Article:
You can include:

  • your interest in the subject (if applying for secondary teacher training) or age group you want to teach
  • relevant details about your A-Level subjects, undergraduate degree and/or postgraduate degree(s)
  • the demands and rewards of teaching
  • personal qualities that would make you a good teacher
  • how you could contribute to a school outside of the classroom
  • any experience you have working with children or young people, and what you learnt
  • your thoughts on welfare and education.


This section is divided into two sections: ‘Interview availability’ and ‘Ask for support if you’re disabled’.

Interview availability

If you need flexibility for your interview, you can tell them about it here. For example, if you have commitments like caring responsibilities or employment. You have up to 200 words to give details of your interview availability.

Ask for support if you’re disabled

You might benefit from extra support if you are disabled, have a mental health condition or educational needs. If you choose to tell them you need support, they will let your training provider know. They can then make adjustments so you can attend an interview or do the training.

Examples of support could be:

  • organising equipment, such as a hearing loop or an adapted keyboard
  • putting you in touch with support staff if you have a mental health condition
  • making sure classrooms are wheelchair accessible.


You need to provide details of two people who can provide you with a suitable reference if you accept an offer. Ask your referees well in advance for their permission and make sure they understand your choices, motivations and the application process. Your choice of referees will depend on which training route you follow. For example, if you have graduated in the last five years, one of your referees must be someone from your university who can comment on your academic ability. If you are applying for the School Direct (salaried) programme, one of your referees must be your employer. Teacher training providers should only collect references once they make a conditional offer to the candidate. However, candidates must provide their referee details when they apply so that teacher training providers can check that the referees are suitable and meet their requirements.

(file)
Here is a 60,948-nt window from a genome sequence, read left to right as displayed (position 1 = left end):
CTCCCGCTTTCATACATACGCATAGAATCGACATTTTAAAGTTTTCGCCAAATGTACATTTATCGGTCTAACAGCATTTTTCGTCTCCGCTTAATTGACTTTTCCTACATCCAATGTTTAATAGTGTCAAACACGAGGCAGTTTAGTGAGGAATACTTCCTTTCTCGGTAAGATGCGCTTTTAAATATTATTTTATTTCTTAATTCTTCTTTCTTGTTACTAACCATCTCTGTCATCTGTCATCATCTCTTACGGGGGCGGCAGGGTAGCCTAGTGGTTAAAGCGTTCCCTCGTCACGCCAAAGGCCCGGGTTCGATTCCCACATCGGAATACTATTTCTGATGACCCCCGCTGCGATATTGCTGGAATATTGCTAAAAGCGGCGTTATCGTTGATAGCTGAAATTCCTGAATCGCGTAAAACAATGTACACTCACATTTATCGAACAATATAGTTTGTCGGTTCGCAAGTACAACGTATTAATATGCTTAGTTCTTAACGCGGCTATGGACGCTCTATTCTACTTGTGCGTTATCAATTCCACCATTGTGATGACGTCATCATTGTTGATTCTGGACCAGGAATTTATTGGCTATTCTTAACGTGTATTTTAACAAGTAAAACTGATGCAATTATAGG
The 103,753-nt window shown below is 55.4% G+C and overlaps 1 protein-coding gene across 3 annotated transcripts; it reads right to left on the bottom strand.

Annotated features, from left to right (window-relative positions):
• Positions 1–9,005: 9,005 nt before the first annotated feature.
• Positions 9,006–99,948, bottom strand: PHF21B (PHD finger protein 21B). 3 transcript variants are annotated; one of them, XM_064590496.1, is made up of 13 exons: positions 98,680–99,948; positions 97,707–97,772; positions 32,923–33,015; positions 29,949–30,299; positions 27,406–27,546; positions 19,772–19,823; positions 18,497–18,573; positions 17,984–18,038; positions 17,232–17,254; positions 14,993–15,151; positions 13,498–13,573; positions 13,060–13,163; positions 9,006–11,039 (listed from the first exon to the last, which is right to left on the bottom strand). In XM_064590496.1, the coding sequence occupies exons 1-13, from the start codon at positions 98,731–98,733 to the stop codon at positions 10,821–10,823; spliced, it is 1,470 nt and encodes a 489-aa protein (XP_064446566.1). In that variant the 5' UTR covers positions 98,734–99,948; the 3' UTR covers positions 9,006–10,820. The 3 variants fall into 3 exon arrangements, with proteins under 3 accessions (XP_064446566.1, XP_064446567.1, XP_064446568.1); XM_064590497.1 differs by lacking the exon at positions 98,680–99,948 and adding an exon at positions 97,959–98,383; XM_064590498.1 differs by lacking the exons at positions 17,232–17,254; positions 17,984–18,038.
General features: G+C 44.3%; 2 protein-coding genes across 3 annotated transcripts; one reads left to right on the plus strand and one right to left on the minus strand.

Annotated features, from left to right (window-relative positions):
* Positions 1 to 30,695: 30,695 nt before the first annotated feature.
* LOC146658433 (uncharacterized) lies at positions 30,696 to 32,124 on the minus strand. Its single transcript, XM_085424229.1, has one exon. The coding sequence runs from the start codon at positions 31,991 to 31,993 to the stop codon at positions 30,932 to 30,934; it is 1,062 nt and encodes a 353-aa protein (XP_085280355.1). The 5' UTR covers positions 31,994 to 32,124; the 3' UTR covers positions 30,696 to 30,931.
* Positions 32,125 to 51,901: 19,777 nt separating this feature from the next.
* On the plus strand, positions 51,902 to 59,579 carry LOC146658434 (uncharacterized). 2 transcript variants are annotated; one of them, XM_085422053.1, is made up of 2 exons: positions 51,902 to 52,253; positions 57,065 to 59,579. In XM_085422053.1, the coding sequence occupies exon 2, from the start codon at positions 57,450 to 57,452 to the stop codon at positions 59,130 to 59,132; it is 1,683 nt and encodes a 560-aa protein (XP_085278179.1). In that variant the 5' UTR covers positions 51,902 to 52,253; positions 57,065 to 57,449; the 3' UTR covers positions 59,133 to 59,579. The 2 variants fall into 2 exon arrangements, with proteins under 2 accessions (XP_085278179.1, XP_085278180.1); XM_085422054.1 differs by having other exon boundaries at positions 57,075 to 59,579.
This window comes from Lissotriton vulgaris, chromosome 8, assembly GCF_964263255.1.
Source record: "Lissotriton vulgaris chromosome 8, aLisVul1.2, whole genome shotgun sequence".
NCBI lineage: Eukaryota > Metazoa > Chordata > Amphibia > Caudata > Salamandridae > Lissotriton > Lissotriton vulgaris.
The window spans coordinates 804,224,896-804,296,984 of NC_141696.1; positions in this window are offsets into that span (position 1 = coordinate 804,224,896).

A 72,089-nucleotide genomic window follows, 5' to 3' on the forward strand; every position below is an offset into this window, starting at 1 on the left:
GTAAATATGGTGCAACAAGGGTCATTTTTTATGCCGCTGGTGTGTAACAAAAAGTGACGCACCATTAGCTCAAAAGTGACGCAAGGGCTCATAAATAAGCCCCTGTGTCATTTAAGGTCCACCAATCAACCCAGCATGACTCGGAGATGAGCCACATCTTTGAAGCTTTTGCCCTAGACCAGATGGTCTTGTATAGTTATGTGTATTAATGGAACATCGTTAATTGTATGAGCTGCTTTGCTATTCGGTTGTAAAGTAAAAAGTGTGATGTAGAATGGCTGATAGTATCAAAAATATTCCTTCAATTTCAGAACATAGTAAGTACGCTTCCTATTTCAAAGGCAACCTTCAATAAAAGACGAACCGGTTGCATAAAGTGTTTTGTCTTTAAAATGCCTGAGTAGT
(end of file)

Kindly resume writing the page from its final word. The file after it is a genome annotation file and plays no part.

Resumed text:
Referees should not be family members, partners or friends.

Tips for completing the application form

Competition for places on popular training programmes can be fierce, so take time over your application - particularly the personal statement. Evidence your commitment to teaching by linking to your school experience as much as possible. Present the information in a clear and easy-to-read style and check for spelling and grammatical errors.

The online application system

  • You can log in and out of your application, so you do not have to fill in everything at once.
  • Follow the step-by-step instructions.
  • Once you have filled in your form, you can click on the check and submit your application button to check through everything you have written. Make sure you do this carefully as it is your last chance to correct any errors.
  • Once you are happy with your form, you can submit your application.

After your form has been submitted

If you want to make changes to your application after submitting it, you can email the Apply support team so long as your request is received within five working days of submitting the form. You can also add new referee details at the point of accepting an offer as well as any time after accepting an offer.

Many providers contact candidates by email; so use a professional email address and regularly check your email. Mark emails from Apply for teacher training as 'safe' to ensure you receive all communication from them. If you want to change any of your choices after you have submitted your application form, you can do this provided it is within five days of submission. However, you cannot at this point add in any other choices. For example, if you only applied for one training provider you cannot add an extra one.

Literacy and numeracy skills

Initial teacher training (ITT) providers are responsible for ensuring that prospective teachers meet the required standards of literacy and numeracy in order to teach. Each provider will offer their own tests to ensure applicants have adequate skills in these areas. You will be benchmarked against a defined set of literacy and numeracy skills that you will be expected to have acquired by the end of your training. It is unlikely that this will be covered in your initial application, but you should be aware that it will be addressed further down the line.

Applications for other teaching programmes

Post-compulsory/FE teaching

There are several levels of qualification available if you wish to teach in post-compulsory education. New graduates often enter the profession via a full-time or part-time, pre-service level 5 Diploma in Education and Training (DET) or through gaining a teaching role first and then beginning to work on attaining their FE teaching qualifications part time.

If you choose to study at university or an FE college, the course will meet the requirements of the DET but may be called one of several different names, including PGCE (in post-compulsory education) and PCET (post compulsory education and training).

Applications are usually made directly to the FE training provider, but some colleges use the DfE Apply teacher training system.